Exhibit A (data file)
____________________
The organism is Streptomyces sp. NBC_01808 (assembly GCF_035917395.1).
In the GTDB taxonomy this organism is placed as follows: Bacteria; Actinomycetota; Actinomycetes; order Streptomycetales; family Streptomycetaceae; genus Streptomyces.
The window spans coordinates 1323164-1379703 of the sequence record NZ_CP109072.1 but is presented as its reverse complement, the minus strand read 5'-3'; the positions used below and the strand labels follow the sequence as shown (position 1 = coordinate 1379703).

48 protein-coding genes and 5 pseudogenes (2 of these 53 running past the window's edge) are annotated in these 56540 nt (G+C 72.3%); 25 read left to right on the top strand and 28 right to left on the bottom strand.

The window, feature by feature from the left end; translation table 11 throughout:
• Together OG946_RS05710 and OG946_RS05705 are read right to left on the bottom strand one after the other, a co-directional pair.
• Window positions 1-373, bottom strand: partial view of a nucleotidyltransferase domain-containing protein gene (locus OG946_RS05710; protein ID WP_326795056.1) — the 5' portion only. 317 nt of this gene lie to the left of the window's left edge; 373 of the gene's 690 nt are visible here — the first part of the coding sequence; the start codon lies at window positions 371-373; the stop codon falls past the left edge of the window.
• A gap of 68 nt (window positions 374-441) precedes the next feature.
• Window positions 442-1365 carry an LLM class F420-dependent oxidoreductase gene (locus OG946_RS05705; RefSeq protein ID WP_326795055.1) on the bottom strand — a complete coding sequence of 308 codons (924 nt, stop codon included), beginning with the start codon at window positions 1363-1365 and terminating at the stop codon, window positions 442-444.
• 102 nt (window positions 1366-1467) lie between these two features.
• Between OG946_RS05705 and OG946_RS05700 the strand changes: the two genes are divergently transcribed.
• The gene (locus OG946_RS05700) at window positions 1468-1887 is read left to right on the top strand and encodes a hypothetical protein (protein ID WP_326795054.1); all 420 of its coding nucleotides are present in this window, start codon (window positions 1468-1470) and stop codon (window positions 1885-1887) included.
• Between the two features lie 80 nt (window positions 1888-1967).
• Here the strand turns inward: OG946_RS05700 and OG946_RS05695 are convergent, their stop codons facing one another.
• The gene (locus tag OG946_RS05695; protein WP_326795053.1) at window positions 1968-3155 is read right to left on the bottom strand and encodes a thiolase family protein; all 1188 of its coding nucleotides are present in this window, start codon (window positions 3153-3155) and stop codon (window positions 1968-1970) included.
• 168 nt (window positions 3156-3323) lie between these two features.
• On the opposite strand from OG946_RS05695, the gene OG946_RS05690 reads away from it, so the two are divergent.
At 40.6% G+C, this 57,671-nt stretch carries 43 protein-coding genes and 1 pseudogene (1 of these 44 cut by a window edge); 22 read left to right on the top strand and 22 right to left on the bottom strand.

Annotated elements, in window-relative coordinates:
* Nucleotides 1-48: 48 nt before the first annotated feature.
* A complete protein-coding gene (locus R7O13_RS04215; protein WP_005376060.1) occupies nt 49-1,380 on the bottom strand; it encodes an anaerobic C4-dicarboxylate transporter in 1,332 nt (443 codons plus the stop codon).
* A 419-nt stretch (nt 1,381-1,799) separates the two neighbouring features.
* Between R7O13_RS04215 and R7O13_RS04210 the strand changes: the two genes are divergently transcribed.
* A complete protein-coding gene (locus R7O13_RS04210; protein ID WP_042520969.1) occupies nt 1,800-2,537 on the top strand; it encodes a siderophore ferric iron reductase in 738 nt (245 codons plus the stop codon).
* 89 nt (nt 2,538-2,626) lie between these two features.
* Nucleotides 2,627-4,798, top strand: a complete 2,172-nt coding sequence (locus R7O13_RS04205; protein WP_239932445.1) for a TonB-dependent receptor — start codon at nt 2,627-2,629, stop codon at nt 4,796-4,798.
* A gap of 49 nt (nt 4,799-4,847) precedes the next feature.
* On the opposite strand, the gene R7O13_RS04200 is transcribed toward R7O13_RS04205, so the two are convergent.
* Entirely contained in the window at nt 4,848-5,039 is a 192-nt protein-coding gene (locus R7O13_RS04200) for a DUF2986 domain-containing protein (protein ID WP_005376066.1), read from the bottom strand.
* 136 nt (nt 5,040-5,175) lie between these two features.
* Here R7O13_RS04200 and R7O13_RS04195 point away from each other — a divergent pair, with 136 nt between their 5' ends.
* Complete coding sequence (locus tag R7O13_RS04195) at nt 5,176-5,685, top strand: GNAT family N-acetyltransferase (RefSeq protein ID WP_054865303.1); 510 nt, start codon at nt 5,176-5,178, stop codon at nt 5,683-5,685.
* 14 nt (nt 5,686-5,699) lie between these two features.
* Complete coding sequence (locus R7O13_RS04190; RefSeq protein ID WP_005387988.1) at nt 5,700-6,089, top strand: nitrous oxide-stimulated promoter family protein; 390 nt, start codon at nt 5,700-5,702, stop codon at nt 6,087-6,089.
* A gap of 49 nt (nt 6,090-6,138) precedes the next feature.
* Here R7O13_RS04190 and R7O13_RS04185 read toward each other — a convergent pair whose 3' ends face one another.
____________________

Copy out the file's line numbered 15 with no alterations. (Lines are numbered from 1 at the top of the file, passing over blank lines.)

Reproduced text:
• The gene (locus tag OG946_RS05695; protein WP_326795053.1) at window positions 1968-3155 is read right to left on the bottom strand and encodes a thiolase family protein; all 1188 of its coding nucleotides are present in this window, start codon (window positions 3153-3155) and stop codon (window positions 1968-1970) included.